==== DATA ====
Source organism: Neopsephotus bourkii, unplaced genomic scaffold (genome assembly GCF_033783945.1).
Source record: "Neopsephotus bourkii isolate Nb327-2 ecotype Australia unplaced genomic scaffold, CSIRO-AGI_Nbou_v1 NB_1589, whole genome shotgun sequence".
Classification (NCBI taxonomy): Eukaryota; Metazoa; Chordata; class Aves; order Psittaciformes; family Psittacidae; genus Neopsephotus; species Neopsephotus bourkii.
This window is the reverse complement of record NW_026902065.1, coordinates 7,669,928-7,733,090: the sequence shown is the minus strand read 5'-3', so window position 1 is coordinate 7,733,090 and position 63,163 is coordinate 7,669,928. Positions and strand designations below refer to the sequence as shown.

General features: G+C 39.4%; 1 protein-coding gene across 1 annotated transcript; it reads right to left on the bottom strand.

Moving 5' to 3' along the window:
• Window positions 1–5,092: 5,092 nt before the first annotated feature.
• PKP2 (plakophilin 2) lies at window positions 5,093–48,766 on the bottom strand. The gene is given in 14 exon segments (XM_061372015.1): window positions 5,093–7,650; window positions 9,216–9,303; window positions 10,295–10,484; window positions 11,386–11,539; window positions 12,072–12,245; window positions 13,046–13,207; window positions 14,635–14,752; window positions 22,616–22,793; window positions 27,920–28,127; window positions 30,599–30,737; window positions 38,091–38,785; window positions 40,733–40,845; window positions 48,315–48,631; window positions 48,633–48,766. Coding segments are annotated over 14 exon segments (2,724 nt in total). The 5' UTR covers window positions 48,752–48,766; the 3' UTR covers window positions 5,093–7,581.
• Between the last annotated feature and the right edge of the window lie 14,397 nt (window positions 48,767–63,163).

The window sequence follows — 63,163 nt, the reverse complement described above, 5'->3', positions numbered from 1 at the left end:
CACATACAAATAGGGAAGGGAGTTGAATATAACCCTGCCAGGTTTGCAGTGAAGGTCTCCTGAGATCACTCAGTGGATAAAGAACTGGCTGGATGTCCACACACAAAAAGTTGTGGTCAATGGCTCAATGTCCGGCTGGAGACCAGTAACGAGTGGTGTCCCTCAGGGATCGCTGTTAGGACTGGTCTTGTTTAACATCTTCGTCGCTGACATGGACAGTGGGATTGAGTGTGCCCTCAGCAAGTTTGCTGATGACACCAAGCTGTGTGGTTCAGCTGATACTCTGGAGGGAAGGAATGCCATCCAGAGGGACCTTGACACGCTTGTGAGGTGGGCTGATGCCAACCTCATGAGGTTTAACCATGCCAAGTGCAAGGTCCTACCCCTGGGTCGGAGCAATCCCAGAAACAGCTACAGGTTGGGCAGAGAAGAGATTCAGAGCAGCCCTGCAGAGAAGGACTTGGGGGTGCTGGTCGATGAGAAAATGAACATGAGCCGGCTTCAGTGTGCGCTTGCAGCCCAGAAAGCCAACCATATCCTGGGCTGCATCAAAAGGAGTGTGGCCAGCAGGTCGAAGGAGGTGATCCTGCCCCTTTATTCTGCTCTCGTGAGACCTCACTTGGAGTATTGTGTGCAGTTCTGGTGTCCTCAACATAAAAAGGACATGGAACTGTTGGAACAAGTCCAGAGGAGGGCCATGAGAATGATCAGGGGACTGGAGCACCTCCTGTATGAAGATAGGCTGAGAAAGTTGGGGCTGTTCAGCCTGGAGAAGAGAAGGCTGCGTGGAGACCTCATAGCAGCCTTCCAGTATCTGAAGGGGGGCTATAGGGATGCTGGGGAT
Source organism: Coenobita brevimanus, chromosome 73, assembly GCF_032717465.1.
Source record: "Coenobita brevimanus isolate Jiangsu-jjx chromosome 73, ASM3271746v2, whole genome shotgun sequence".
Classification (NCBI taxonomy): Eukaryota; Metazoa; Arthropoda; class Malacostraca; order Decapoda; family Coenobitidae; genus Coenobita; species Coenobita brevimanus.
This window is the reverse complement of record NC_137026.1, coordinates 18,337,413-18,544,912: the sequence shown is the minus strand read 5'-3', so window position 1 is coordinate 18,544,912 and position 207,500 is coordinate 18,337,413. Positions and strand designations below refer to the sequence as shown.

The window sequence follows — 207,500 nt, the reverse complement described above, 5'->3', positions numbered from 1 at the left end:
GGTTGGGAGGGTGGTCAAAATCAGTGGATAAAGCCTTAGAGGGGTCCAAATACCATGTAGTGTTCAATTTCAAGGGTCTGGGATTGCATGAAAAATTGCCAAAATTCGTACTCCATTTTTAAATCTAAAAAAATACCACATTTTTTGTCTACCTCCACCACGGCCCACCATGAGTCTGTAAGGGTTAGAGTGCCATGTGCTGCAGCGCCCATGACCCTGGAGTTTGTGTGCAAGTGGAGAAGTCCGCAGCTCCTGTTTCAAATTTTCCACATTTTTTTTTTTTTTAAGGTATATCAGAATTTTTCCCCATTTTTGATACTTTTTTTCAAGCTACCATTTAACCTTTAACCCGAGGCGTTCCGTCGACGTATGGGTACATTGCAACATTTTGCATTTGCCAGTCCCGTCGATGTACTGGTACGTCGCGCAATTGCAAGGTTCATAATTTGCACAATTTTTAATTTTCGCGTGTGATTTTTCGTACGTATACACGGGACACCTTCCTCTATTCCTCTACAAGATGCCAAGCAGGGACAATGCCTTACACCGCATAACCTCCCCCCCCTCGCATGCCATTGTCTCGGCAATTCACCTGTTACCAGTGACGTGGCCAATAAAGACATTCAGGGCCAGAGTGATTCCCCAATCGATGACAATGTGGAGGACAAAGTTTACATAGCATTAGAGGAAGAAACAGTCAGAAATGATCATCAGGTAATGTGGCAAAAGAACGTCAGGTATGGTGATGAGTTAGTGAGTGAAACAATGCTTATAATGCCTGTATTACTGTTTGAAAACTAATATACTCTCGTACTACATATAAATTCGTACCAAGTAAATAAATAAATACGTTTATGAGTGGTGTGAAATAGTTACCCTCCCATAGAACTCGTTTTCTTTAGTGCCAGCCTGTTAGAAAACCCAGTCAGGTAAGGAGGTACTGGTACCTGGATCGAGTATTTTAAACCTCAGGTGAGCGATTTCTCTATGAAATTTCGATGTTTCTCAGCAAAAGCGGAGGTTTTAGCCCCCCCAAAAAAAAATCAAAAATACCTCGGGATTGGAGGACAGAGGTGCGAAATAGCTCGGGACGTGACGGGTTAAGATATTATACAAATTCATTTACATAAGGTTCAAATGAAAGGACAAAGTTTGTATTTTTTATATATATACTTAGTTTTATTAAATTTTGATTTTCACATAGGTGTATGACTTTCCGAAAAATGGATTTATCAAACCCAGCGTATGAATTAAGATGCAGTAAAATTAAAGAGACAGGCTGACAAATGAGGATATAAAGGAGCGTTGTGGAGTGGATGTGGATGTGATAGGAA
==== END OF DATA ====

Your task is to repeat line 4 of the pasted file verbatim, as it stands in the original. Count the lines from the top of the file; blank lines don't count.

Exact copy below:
This window is the reverse complement of record NW_026902065.1, coordinates 7,669,928-7,733,090: the sequence shown is the minus strand read 5'-3', so window position 1 is coordinate 7,733,090 and position 63,163 is coordinate 7,669,928. Positions and strand designations below refer to the sequence as shown.